The Newman Building is a two and one half storey 19th century Georgian Revival style office building located at 1 Springdale Street, St. John’s. This building is associated with and located next to the Historic Newman Wine Vaults on Water Street. The designation is confined to the footprint of the building.
Statement of Significance
Formal Recognition Type
City of St. John's Heritage Building, Structure, Land or Area
The Newman Building is designated a municipal heritage site by the City of St. John’s for its historical and architectural values.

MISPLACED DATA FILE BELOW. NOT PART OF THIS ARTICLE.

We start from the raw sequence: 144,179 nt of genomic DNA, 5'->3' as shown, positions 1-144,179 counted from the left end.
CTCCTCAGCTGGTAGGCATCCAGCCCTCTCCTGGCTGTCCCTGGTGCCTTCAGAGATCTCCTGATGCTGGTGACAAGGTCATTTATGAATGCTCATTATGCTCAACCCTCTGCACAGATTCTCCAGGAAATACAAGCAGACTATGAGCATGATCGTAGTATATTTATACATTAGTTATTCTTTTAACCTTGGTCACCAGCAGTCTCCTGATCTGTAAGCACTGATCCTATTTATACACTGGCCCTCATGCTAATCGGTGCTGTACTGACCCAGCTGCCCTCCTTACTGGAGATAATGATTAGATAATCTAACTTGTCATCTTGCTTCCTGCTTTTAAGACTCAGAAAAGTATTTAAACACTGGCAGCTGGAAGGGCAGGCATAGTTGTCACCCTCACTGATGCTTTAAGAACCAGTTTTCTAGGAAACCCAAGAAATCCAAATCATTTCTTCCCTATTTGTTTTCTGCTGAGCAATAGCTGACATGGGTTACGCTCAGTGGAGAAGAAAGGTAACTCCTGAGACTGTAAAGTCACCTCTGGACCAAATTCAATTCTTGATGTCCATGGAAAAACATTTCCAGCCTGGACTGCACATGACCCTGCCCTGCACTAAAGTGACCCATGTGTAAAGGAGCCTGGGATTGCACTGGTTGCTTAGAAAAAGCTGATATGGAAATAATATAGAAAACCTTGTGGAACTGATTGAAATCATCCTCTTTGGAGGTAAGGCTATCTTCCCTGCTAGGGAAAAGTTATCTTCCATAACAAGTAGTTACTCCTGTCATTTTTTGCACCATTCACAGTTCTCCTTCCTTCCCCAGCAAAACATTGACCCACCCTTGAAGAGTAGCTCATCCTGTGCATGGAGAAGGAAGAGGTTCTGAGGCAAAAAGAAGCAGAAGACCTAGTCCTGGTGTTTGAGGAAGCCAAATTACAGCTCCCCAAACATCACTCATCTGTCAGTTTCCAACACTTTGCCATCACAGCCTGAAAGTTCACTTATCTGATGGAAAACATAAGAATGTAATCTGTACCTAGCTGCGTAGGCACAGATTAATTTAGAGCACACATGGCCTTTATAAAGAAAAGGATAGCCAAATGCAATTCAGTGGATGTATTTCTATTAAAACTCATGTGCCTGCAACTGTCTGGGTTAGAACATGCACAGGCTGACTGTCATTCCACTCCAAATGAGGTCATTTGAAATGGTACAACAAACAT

The Newman Building is historically valuable for several reasons. The present Newman Building was constructed in 1848, though another Newman premises sat on the site and survived the Great Fire of 1846. The building is associated with the Newman family and their companies and the building is named for them. The Newman family were merchants from Dartmouth who, in the fourteenth century established themselves in the import and export trade, chiefly in cloth and wool though the firm purchased everything from train oil to seal skins and supplied everything from wine to a fire engine. By 1503 Thomas Newman was importing wines by exchanging fish and salt. Thus began the Newfoundland fish trade relationship with the Newman family. By the seventeenth century, John Newman controlled the whole process of catching and marketing the fish. By the middle of the fifteenth century the Newman family and the fishery were inseparable. The Newman Building was home to this, one of the oldest England-Newfoundland merchant firms which engaged in trade with the world from this site. In the autumn of 1679, a vessel from Portugal laden with port wine and sailing for London was sighted by French privateers. In the attempt to outrun the pursuers, the vessel was driven off course, damaged by storms, and subsequently put into St. John’s for the winter. In the spring when the ship arrived back in London it was found that the cool dampness of the winter in St. John’s, and the voyages out and back had added very pleasant new dimensions to the wine. Until the late 1990s the Newman’s sent their port to Newfoundland for ageing. The provincially designated wine vaults are located next to the building, on Water Street. The Newman Building was the home and offices of the business and it became the residence of the company agent, Mr. Morry.